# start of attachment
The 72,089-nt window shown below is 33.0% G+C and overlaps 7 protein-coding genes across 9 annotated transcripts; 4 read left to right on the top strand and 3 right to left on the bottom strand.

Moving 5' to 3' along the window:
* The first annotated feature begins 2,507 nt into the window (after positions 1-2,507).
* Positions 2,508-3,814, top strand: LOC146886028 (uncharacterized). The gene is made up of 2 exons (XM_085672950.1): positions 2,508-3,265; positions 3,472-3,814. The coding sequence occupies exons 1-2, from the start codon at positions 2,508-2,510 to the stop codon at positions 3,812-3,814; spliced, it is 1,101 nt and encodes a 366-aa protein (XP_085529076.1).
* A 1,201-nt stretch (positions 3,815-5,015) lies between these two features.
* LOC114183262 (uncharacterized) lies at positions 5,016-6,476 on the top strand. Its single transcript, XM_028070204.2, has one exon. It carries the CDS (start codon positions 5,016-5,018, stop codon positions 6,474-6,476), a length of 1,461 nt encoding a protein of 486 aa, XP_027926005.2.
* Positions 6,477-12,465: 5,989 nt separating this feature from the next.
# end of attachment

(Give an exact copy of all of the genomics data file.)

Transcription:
The 72,089-nt window shown below is 33.0% G+C and overlaps 7 protein-coding genes across 9 annotated transcripts; 4 read left to right on the top strand and 3 right to left on the bottom strand.

Moving 5' to 3' along the window:
* The first annotated feature begins 2,507 nt into the window (after positions 1-2,507).
* Positions 2,508-3,814, top strand: LOC146886028 (uncharacterized). The gene is made up of 2 exons (XM_085672950.1): positions 2,508-3,265; positions 3,472-3,814. The coding sequence occupies exons 1-2, from the start codon at positions 2,508-2,510 to the stop codon at positions 3,812-3,814; spliced, it is 1,101 nt and encodes a 366-aa protein (XP_085529076.1).
* A 1,201-nt stretch (positions 3,815-5,015) lies between these two features.
* LOC114183262 (uncharacterized) lies at positions 5,016-6,476 on the top strand. Its single transcript, XM_028070204.2, has one exon. It carries the CDS (start codon positions 5,016-5,018, stop codon positions 6,474-6,476), a length of 1,461 nt encoding a protein of 486 aa, XP_027926005.2.
* Positions 6,477-12,465: 5,989 nt separating this feature from the next.